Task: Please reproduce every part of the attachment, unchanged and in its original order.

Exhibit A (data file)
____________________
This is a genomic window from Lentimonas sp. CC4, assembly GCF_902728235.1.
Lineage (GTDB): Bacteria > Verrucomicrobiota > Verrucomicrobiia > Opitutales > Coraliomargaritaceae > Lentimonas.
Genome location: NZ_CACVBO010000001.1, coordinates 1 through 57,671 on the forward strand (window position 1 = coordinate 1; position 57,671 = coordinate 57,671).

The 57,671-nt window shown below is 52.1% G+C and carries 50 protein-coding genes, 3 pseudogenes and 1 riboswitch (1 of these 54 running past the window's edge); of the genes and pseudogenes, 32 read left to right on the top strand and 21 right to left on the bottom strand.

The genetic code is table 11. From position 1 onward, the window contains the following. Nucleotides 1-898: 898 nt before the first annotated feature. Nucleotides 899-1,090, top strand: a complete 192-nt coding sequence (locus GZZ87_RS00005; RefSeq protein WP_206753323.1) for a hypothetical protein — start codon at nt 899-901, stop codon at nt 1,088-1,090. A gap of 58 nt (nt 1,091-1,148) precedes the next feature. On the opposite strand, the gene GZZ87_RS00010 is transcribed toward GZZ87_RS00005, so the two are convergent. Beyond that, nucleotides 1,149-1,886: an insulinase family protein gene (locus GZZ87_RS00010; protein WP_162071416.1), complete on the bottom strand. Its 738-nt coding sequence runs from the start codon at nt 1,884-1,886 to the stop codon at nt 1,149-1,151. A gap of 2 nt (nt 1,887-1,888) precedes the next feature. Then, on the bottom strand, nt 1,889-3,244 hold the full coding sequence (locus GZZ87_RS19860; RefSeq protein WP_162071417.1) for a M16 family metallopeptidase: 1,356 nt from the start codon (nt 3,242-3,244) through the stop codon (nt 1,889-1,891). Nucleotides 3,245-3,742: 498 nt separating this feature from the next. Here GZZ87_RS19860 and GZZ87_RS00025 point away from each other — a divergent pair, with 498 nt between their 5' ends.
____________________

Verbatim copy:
This is a genomic window from Lentimonas sp. CC4, assembly GCF_902728235.1.
Lineage (GTDB): Bacteria > Verrucomicrobiota > Verrucomicrobiia > Opitutales > Coraliomargaritaceae > Lentimonas.
Genome location: NZ_CACVBO010000001.1, coordinates 1 through 57,671 on the forward strand (window position 1 = coordinate 1; position 57,671 = coordinate 57,671).

The 57,671-nt window shown below is 52.1% G+C and carries 50 protein-coding genes, 3 pseudogenes and 1 riboswitch (1 of these 54 running past the window's edge); of the genes and pseudogenes, 32 read left to right on the top strand and 21 right to left on the bottom strand.

The genetic code is table 11. From position 1 onward, the window contains the following. Nucleotides 1-898: 898 nt before the first annotated feature. Nucleotides 899-1,090, top strand: a complete 192-nt coding sequence (locus GZZ87_RS00005; RefSeq protein WP_206753323.1) for a hypothetical protein — start codon at nt 899-901, stop codon at nt 1,088-1,090. A gap of 58 nt (nt 1,091-1,148) precedes the next feature. On the opposite strand, the gene GZZ87_RS00010 is transcribed toward GZZ87_RS00005, so the two are convergent. Beyond that, nucleotides 1,149-1,886: an insulinase family protein gene (locus GZZ87_RS00010; protein WP_162071416.1), complete on the bottom strand. Its 738-nt coding sequence runs from the start codon at nt 1,884-1,886 to the stop codon at nt 1,149-1,151. A gap of 2 nt (nt 1,887-1,888) precedes the next feature. Then, on the bottom strand, nt 1,889-3,244 hold the full coding sequence (locus GZZ87_RS19860; RefSeq protein WP_162071417.1) for a M16 family metallopeptidase: 1,356 nt from the start codon (nt 3,242-3,244) through the stop codon (nt 1,889-1,891). Nucleotides 3,245-3,742: 498 nt separating this feature from the next. Here GZZ87_RS19860 and GZZ87_RS00025 point away from each other — a divergent pair, with 498 nt between their 5' ends.